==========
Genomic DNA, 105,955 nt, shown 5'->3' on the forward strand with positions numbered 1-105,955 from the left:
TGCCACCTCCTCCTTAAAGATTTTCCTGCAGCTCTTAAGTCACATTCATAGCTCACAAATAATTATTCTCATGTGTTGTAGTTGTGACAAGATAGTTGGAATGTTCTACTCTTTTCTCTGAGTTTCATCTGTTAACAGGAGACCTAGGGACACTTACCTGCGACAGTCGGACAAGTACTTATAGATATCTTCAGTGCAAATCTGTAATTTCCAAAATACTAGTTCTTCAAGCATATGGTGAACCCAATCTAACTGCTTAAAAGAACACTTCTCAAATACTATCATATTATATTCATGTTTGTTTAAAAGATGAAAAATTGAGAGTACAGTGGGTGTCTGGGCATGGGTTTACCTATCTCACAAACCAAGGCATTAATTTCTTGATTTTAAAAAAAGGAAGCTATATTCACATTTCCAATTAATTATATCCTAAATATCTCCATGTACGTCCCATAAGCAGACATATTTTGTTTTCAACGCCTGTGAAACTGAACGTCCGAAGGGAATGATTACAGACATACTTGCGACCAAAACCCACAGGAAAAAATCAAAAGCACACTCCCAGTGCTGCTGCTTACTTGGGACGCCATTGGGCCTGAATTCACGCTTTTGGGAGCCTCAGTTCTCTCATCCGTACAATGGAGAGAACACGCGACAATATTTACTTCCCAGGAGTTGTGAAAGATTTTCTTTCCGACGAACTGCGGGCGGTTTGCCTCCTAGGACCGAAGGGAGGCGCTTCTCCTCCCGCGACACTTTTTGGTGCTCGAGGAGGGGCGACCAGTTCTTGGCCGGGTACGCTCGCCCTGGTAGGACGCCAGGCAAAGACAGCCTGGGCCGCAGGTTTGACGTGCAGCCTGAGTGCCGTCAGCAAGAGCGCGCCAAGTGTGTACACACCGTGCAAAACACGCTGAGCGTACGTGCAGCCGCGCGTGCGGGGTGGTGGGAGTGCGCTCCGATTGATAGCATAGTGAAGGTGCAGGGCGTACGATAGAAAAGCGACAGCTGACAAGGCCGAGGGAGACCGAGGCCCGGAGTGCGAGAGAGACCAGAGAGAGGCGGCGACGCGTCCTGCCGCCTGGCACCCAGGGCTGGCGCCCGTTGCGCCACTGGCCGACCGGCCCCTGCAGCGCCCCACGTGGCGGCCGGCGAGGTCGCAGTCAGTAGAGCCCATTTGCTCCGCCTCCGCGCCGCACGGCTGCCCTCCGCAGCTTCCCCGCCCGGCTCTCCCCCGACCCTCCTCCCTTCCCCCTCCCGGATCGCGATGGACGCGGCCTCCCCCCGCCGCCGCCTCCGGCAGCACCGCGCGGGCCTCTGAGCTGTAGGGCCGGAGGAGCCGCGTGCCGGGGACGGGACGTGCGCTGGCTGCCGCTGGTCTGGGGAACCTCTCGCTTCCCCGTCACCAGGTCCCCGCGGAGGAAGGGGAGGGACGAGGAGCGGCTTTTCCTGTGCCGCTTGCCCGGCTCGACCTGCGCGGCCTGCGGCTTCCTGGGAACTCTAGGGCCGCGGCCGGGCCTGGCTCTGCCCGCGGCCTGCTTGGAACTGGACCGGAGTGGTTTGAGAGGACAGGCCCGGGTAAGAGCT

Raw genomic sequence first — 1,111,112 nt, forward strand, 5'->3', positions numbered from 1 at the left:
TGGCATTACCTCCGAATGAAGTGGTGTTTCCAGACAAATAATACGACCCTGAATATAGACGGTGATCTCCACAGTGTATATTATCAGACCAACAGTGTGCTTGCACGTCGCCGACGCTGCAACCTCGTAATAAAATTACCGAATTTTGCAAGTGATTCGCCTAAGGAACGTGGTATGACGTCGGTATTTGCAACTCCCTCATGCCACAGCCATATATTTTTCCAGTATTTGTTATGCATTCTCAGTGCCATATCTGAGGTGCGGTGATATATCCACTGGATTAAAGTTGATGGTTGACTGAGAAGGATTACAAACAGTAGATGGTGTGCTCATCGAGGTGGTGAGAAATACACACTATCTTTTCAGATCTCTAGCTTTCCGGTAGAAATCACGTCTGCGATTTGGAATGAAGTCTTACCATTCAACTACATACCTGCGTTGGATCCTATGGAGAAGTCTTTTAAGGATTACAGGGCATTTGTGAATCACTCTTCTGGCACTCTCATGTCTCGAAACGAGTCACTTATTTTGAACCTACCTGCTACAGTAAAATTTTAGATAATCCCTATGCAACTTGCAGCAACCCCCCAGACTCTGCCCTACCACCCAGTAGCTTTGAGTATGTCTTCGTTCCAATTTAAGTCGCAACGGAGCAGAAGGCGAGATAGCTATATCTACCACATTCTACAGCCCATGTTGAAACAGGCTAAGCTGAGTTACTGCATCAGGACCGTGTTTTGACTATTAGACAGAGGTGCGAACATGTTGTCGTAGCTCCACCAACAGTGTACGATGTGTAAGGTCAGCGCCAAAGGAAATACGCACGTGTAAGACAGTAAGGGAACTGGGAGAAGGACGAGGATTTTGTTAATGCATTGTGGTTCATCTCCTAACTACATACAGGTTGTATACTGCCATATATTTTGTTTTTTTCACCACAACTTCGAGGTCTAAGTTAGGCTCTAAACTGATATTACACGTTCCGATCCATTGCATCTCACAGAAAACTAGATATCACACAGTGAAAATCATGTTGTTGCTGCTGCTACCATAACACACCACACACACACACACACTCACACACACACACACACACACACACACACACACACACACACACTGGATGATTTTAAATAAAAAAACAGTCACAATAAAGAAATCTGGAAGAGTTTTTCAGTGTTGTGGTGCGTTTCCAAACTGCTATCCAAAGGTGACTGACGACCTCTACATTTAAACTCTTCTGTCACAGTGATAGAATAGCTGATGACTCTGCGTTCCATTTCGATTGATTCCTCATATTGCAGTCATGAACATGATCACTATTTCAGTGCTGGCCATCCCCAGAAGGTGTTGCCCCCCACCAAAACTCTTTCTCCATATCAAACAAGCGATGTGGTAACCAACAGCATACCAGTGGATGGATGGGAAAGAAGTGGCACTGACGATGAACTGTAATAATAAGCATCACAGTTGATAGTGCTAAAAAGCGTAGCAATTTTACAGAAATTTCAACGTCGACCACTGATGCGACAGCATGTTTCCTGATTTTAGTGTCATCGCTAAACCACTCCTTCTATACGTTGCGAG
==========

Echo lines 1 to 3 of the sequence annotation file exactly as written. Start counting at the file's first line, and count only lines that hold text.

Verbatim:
Genomic DNA, 105,955 nt, shown 5'->3' on the forward strand with positions numbered 1-105,955 from the left:
TGCCACCTCCTCCTTAAAGATTTTCCTGCAGCTCTTAAGTCACATTCATAGCTCACAAATAATTATTCTCATGTGTTGTAGTTGTGACAAGATAGTTGGAATGTTCTACTCTTTTCTCTGAGTTTCATCTGTTAACAGGAGACCTAGGGACACTTACCTGCGACAGTCGGACAAGTACTTATAGATATCTTCAGTGCAAATCTGTAATTTCCAAAATACTAGTTCTTCAAGCATATGGTGAACCCAATCTAACTGCTTAAAAGAACACTTCTCAAATACTATCATATTATATTCATGTTTGTTTAAAAGATGAAAAATTGAGAGTACAGTGGGTGTCTGGGCATGGGTTTACCTATCTCACAAACCAAGGCATTAATTTCTTGATTTTAAAAAAAGGAAGCTATATTCACATTTCCAATTAATTATATCCTAAATATCTCCATGTACGTCCCATAAGCAGACATATTTTGTTTTCAACGCCTGTGAAACTGAACGTCCGAAGGGAATGATTACAGACATACTTGCGACCAAAACCCACAGGAAAAAATCAAAAGCACACTCCCAGTGCTGCTGCTTACTTGGGACGCCATTGGGCCTGAATTCACGCTTTTGGGAGCCTCAGTTCTCTCATCCGTACAATGGAGAGAACACGCGACAATATTTACTTCCCAGGAGTTGTGAAAGATTTTCTTTCCGACGAACTGCGGGCGGTTTGCCTCCTAGGACCGAAGGGAGGCGCTTCTCCTCCCGCGACACTTTTTGGTGCTCGAGGAGGGGCGACCAGTTCTTGGCCGGGTACGCTCGCCCTGGTAGGACGCCAGGCAAAGACAGCCTGGGCCGCAGGTTTGACGTGCAGCCTGAGTGCCGTCAGCAAGAGCGCGCCAAGTGTGTACACACCGTGCAAAACACGCTGAGCGTACGTGCAGCCGCGCGTGCGGGGTGGTGGGAGTGCGCTCCGATTGATAGCATAGTGAAGGTGCAGGGCGTACGATAGAAAAGCGACAGCTGACAAGGCCGAGGGAGACCGAGGCCCGGAGTGCGAGAGAGACCAGAGAGAGGCGGCGACGCGTCCTGCCGCCTGGCACCCAGGGCTGGCGCCCGTTGCGCCACTGGCCGACCGGCCCCTGCAGCGCCCCACGTGGCGGCCGGCGAGGTCGCAGTCAGTAGAGCCCATTTGCTCCGCCTCCGCGCCGCACGGCTGCCCTCCGCAGCTTCCCCGCCCGGCTCTCCCCCGACCCTCCTCCCTTCCCCCTCCCGGATCGCGATGGACGCGGCCTCCCCCCGCCGCCGCCTCCGGCAGCACCGCGCGGGCCTCTGAGCTGTAGGGCCGGAGGAGCCGCGTGCCGGGGACGGGACGTGCGCTGGCTGCCGCTGGTCTGGGGAACCTCTCGCTTCCCCGTCACCAGGTCCCCGCGGAGGAAGGGGAGGGACGAGGAGCGGCTTTTCCTGTGCCGCTTGCCCGGCTCGACCTGCGCGGCCTGCGGCTTCCTGGGAACTCTAGGGCCGCGGCCGGGCCTGGCTCTGCCCGCGGCCTGCTTGGAACTGGACCGGAGTGGTTTGAGAGGACAGGCCCGGGTAAGAGCT

Raw genomic sequence first — 1,111,112 nt, forward strand, 5'->3', positions numbered from 1 at the left: